Conditt left the house before police were ready to move in and never returned. Investigators later learned he spent the rest of his final day working at a garage door repair company and then heading to a public library in Round Rock. He spent several hours surfing the internet on the library’s public computers, possibly trying to determine whether he’d been identified as a suspect.
“I think in some form or fashion, he was concerned we were potentially closing in on him,” Manley said.
Manley and Milanowski huddled with Chris Combs, special agent in charge of the regional FBI office. They had to figure out how to move forward quickly but avoid spooking the bomber. They also had to prepare contingencies for dealing with someone who’d repeatedly proved he was willing to kill.
About 5 p.m., officials tried to dispatched an ambulance to a nearby park on Pflugerville Drive to await police action. Officials suspected the bomber might have booby-trapped his house with explosives, so they needed first aid close by when they moved in.
But the medics received incomplete instructions. They knocked on the door of the suspect’s house, thinking they were being sent to a medical call. They spoke to one of the suspect’s roommates before realizing their mistake. After they reported what had happened to the command post, investigators feared the roommates might tip off the suspect.
Officials weighed what to do next: go ahead with the search or wait until daylight, when it would be safer.
Everyone agreed it was best to hold off. Manley fought the inclination to second-guess that decision. His biggest fear was that the bomber would be out planting more explosives after they went home to sleep.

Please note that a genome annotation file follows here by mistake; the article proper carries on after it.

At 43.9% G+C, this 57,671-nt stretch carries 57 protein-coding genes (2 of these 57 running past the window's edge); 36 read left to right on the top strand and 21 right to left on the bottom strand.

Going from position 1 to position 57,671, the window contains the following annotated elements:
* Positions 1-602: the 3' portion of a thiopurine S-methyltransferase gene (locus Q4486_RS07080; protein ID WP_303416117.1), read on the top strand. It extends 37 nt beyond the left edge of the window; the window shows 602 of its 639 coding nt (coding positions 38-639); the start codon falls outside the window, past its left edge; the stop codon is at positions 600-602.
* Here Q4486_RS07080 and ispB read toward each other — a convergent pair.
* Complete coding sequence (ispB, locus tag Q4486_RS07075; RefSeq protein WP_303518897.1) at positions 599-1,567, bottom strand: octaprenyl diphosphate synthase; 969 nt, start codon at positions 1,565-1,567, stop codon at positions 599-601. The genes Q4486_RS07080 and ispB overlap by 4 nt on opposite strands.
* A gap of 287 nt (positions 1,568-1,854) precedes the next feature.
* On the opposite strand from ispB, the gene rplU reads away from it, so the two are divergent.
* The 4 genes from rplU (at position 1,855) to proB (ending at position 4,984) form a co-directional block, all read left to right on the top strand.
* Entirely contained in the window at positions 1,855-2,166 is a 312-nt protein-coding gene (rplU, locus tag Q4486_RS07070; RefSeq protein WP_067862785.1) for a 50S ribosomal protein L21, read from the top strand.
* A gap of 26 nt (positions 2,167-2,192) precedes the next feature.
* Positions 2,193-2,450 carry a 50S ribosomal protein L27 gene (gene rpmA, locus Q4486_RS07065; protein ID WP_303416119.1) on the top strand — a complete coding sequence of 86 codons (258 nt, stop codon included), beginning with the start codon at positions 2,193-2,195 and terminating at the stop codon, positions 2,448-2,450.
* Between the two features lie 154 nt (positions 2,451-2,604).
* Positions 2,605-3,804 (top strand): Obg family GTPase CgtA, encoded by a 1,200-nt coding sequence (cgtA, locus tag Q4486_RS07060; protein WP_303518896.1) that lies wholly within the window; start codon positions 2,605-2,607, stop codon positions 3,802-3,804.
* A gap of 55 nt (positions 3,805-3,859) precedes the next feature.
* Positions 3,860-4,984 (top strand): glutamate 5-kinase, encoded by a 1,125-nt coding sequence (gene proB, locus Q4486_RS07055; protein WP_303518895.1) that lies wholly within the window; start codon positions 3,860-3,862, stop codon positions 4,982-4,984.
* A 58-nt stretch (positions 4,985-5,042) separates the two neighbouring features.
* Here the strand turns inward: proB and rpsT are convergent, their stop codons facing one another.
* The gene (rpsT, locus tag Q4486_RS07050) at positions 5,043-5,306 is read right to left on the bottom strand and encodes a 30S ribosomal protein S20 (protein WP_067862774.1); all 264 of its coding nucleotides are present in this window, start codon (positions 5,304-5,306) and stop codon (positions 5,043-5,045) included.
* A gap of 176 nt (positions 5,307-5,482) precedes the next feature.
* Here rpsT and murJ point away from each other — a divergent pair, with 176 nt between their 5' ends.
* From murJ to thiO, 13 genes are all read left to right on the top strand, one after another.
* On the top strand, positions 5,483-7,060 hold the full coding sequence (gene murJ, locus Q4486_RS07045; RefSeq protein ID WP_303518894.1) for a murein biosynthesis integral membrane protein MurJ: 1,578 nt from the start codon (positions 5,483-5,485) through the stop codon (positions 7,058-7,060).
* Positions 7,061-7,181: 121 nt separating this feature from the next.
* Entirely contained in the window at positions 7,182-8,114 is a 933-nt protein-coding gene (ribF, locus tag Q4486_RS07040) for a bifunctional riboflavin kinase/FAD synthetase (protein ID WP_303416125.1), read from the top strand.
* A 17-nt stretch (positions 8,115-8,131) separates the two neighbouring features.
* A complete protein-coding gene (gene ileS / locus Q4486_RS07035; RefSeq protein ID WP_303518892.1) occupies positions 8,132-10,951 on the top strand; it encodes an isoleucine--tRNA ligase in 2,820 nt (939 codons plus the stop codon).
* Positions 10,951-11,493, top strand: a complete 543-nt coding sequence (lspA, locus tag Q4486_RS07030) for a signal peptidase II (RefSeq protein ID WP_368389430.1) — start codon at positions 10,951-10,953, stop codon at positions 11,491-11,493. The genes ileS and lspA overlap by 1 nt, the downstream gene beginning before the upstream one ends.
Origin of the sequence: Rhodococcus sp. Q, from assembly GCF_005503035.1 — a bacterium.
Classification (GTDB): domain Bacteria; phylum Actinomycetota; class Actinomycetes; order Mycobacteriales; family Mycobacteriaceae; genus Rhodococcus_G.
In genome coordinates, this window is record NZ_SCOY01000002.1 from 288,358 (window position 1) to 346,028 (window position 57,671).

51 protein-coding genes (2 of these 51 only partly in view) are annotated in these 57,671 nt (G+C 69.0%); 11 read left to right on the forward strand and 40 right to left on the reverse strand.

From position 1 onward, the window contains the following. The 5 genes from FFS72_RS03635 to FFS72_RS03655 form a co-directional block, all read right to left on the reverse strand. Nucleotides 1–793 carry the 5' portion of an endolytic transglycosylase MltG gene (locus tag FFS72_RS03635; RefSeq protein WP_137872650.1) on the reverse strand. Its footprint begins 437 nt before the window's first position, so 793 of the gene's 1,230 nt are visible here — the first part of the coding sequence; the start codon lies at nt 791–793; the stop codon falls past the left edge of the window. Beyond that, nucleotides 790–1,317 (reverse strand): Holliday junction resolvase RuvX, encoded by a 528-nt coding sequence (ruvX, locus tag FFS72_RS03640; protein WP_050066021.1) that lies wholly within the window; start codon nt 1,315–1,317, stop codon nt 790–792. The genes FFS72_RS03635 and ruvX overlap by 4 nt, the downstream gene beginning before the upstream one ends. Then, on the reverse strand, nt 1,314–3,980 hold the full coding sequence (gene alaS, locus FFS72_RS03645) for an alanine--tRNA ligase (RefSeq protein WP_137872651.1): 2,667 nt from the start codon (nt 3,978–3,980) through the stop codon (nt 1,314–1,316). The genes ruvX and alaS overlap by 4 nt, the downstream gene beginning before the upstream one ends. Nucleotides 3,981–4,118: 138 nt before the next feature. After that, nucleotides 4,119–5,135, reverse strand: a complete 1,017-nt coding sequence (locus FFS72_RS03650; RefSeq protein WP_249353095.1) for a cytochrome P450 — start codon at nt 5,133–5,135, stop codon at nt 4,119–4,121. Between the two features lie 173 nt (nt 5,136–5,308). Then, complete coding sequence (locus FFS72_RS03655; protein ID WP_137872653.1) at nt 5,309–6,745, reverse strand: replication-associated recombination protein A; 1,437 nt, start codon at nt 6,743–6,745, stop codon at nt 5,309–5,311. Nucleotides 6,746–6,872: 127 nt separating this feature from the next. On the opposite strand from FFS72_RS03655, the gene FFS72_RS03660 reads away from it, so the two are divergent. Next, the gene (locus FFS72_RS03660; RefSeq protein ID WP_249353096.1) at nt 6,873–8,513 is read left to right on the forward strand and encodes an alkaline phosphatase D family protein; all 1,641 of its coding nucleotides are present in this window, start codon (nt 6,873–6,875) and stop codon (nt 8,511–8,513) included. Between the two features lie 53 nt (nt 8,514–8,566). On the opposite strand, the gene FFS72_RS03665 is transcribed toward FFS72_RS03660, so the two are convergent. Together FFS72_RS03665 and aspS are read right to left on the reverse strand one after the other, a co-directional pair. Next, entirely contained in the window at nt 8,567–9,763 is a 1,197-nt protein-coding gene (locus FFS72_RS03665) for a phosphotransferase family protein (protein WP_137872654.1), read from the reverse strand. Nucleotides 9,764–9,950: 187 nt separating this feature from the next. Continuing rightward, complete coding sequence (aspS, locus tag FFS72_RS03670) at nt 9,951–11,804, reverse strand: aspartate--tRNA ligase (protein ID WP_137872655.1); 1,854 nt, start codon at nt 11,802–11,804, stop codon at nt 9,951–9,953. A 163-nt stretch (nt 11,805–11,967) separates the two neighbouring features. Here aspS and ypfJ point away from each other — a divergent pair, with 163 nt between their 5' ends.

That night, he thought his worst fear had become a reality when news broke about an explosion at a Goodwill store on Brodie Lane. Given its proximity to the FedEx store where the bomber had shipped two explosives, officials thought it might be connected to the serial bombings. But that small blast turned out to be from ammunition inadvertently left in items a man had donated to the thrift shop earlier in the day, a false alarm that nonetheless set the city’s nerves further on edge.
By nightfall, investigators had a court order to put a tracker on the suspect’s phone and were monitoring cell towers across the city, praying for a ping.
But Conditt had turned his cellphone off.
At the command post, investigators scattered to get what rest they could before a major operation at dawn. Manley wasn’t ready to call it a night.
“There were very few people left in the command post, and I was just thinking through things,” he said.
Manley noticed a cluster of animated investigators, so he strode over. Federal agents remember telling him the suspect had just powered on his phone long enough for its signal to beam back to the command post. It had pinged at a parking lot near Interstate 35 in Round Rock.
Investigators knew they couldn’t wait for daylight.
“We have to get this guy now,” Combs said.
Manley dispatched undercover officers to the motel.
Combs raced from his hotel toward Round Rock. En route, he called a Texas Department of Public Safety major he’d talked to dozens of times as the case unfolded; they needed every trooper anywhere near Round Rock to throw up a perimeter immediately.
“Get up there; surround that hotel; we’re coming,” Combs said. “We need every resource you have.”
SWAT team members had trained nearly three weeks for a possible take-down but had been sent home for the night. They scrambled back and met in the Rudy’s Bar-B-Q parking lot near the motel around midnight. There they quickly ran through possible scenarios. He might’ve booby-trapped his truck. He could have a bomb under his seat.
Manley and other officials leading the investigation gathered in a Chuy’s parking lot a little bit farther south along the I-35 frontage road.
“We had already talked about, if he moves, we have to take him down,” Combs said. “We can’t let him get away.”
The SWAT team members climbed into two white vans and awaited a go signal.
“We would have liked to contain him and gain control over him to give him the chance to peacefully surrender,” SWAT team Sgt. Brannon Ellsworth said.
They were still awaiting a caravan of armored vehicles chugging up I-35 from police headquarters downtown when their radios buzzed. Just before 2 a.m., the suspect pulled the car he was driving, a red Nissan Pathfinder that belonged to his parents, out of the motel parking lot.